Continued progress in elimination requires research. Short-term operational and medium-term basic research agendas for elimination have been proposed.11–13 These research priorities need adequate funding from the Bill & Melinda Gates Foundation and others, and vigorous implementation with emphasis on research within malaria-eliminating countries. Making friends with neighbours is also important. Porous borders and frequent migration threaten elimin ation. If multicountry approaches are not formalised and pursued, many countries’ efforts will likely fail. Although cross-border and regional collaborations are often spoken and written about, they are rare in practice and the establishment of effective collaborations has proved difficult. Donors have either no way of financing multi country or regional programmes or they have a poor track record of doing so. A group of neighbouring countries with a good collaborative programme to propose to donors might spend years seeking funding with no positive outcome. Donors should agree which of them will take on cross-border funding for well conceived and designed proposals. In principle, the Global Fund to Fight AIDS, Tuberculosis and Malaria does this, but most multicountry applications are rejected and those that are accepted experience below-average performance.14 This situation would be improved by issuing clearer guidelines for multi country applications, backed by technical assistance, which can support groups of countries in making their applications and in implementing the required management structures.
Countries that have achieved controlled low-endemic malaria and are questioning whether they can afford elimination are often in the dark about financial implications. Countries must be able to model and predict the costs of achieving elimination and preventing reintroduction, and to compare these costs with the alternative of maintaining controlled low-endemic malaria.4 A country must also be able to weigh the cost of eliminating and preventing reintroduction against the value of the overall benefits that will follow. The Malaria Elimination Group, convened by the Global Health Group of UCSF, is addressing this task.15
A clear benefit from elimination, which this Series does not address, is equity. Malaria is a disease that mainly affects poor people. By definition, an elimination programme must go the last mile and successfully reach the most isolated and marginalised communities and families; however, this rarely happens in public health programmes that set lesser goals than elimination. It is also important to consider benefits to neighbouring countries (regional public goods) and to the world as a whole (global public goods). By improving knowledge on the nature and value of regional and global public goods, we can encourage and enhance contributions to malaria-eliminating countries from their regions and from the world.16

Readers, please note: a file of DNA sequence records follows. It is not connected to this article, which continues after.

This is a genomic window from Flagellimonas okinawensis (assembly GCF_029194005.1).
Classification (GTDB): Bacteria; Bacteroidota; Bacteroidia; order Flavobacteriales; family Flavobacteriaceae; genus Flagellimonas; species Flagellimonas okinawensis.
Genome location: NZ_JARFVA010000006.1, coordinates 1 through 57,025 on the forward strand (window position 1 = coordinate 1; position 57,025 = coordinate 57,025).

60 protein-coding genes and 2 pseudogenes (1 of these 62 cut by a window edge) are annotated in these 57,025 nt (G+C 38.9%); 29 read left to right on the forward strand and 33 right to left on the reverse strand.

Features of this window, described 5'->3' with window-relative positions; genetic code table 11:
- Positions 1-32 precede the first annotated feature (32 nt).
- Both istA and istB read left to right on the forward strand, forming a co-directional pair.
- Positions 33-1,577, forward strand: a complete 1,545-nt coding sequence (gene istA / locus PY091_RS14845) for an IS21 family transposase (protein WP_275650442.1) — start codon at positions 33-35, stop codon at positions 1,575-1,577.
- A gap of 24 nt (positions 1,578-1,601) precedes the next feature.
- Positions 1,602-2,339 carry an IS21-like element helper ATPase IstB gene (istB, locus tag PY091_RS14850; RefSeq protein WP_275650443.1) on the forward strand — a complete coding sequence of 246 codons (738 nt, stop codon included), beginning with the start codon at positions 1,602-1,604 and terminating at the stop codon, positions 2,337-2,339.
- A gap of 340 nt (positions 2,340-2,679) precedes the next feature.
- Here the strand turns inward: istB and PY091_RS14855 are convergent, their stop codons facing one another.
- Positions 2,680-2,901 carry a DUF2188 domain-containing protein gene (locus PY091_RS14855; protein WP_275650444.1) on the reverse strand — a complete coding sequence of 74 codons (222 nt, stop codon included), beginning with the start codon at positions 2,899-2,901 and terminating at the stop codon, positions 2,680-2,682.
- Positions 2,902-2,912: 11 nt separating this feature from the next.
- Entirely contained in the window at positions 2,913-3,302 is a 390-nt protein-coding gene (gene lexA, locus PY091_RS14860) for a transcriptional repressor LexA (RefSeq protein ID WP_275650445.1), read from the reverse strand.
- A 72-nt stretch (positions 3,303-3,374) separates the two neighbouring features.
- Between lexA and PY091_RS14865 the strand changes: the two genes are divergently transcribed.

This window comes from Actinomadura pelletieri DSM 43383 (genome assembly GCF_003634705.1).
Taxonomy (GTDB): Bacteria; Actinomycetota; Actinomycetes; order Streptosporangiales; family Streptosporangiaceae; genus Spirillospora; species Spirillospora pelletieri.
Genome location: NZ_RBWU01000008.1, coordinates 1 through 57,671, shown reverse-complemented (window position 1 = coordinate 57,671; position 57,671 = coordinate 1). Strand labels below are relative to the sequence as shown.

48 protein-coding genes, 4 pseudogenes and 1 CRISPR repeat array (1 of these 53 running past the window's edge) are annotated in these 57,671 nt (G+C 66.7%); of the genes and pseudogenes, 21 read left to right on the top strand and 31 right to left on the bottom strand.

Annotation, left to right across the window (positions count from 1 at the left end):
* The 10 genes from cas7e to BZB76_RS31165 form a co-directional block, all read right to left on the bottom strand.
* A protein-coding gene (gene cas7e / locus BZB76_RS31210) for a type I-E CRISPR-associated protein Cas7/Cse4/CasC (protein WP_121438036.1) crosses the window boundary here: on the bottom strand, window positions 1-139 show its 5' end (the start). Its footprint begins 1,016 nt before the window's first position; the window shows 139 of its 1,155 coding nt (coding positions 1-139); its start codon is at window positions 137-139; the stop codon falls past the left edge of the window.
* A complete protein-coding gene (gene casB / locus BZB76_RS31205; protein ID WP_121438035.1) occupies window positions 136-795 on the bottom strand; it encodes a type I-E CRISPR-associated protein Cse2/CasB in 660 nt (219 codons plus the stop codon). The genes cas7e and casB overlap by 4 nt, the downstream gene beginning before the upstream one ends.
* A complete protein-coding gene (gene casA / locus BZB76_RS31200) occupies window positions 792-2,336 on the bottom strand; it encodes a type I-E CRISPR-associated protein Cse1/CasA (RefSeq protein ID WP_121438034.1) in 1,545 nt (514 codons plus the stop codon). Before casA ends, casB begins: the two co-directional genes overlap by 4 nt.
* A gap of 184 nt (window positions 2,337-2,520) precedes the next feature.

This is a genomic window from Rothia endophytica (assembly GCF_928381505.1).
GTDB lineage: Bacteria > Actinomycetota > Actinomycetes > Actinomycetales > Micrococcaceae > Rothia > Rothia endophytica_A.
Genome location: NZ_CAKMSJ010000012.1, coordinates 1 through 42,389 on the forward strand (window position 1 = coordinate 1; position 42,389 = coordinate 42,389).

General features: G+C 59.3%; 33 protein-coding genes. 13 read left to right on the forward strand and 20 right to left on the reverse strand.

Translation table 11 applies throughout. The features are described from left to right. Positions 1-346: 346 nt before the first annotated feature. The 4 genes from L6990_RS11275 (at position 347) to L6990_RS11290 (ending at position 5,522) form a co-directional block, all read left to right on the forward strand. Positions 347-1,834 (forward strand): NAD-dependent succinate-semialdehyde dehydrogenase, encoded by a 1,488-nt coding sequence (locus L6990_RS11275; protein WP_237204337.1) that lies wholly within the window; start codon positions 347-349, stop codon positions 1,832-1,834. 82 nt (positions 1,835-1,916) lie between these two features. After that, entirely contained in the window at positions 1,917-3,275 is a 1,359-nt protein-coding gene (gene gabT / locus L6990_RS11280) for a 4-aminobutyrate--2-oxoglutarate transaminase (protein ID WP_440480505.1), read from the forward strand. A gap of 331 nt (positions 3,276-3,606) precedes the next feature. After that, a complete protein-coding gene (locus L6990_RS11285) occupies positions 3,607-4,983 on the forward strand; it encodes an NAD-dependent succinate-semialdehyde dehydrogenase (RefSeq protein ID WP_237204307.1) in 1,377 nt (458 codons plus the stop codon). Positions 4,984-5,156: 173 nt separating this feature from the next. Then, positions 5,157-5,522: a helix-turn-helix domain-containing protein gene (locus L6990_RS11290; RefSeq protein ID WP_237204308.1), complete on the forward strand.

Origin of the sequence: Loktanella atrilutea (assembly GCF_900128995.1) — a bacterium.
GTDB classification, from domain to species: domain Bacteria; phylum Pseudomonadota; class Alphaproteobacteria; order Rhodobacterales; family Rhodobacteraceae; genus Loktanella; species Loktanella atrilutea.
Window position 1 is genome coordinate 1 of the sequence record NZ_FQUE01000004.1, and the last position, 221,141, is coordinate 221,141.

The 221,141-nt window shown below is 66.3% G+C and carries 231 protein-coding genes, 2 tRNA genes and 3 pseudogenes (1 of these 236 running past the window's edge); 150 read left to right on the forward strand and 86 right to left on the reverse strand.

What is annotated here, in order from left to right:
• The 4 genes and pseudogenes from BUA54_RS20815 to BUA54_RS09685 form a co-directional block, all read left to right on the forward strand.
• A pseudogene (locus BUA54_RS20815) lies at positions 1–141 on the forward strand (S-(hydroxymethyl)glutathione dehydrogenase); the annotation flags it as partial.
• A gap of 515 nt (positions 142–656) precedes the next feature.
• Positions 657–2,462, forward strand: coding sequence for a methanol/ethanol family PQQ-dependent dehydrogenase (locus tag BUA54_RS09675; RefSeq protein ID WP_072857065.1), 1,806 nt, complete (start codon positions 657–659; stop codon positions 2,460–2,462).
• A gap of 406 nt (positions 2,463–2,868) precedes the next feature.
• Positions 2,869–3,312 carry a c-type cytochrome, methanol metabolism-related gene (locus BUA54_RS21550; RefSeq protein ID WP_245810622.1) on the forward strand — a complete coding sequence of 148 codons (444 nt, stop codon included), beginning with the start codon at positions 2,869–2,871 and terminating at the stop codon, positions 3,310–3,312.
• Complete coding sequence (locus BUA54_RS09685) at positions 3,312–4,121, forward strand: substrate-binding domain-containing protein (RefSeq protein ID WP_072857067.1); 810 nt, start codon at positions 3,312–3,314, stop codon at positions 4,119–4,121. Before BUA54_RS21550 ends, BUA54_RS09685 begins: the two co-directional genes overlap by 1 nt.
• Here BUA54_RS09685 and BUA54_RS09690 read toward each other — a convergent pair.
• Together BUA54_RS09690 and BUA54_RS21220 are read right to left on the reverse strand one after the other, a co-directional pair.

The thorny question is who pays. Although donor investment for malaria has recently been at a historic high, funds for elimination are under competitive and downward pressure; first, because of the unmet financial needs of the high-priority malaria control programmes in high-burden countries and, second, because of the global financial crisis. There is no guarantee that donors are a sustainable source of financing for elimination or the prevention of reintroduction. Malaria-eliminating countries must therefore explore innovative ways to self-finance elimination, such as earmarked taxes on the tourist industry. The private sector (eg, the extractive industries) can further engage and contribute more.16 The policies of the Global Fund are also important. The current large imbalance between high-quality demand and available income has led to prioritisation rules for Global Fund applications, which penalise successful countries and jeopardise the maintenance of success.17 Some malaria-eliminating countries can use their own domestic resources to continue their journey to malaria freedom, but 19 of the 32 malaria-eliminating countries are either low income or lower-middle income and will likely need assistance. With no Global Fund support, these countries will falter with potentially disastrous consequences. This matter requires urgent attention and is best addressed through discussions between WHO and the Global Fund.
An immediate priority is for a clear international consensus and leadership. The Roll Back Malaria Global Malaria Action Plan5 is a solid foundation for international consensus for all three parts of the strategy, and should serve as a model for developing consensus on elimination. WHO has an important leadership and convening role, and the Global Malaria Programme must harness the skills and contributions of national malaria control programmes in malaria-eliminating countries and others to develop and regularly revise a clear, global strategic consensus of elimination, which respects and supports legitimate country policies and ambitions.
How many of the blue countries in figure 1 of the introductory paper in the Series1 will be green by 2020? It could be all of them, but it is probable that it will not be. If most succeed and we learn from their experience, the unsuccessful minority will be re-equipped and reinvigorated. Even if only half of the blue countries eliminate malaria by 2020, the front line will have shifted considerably and a new generation of red countries will take up the baton of elimination and become blue. At the same time, new drugs, insecticides, diagnostics, and vaccines will have been developed. Malaria elimination is dynamic and ever-changing.
Now is the time to act (panel). We should not ignore the shrinking of the malaria map, which has been successfully unfolding over the past century. Neglect could result in donor and community fatigue, national and international demotivation, and resurgence of malaria disease and death. With scientific ingenuity, political will, coordination, and leadership elimination from the margins inwards will continue, bringing immediate benefit to millions and hope to many more. All players—from community groups to scientists to multilateral donors—must do everything possible to maintain this trend, so that by 2050 we will be fighting malaria on a limited front, and the vision of a malaria-free world will be within our grasp.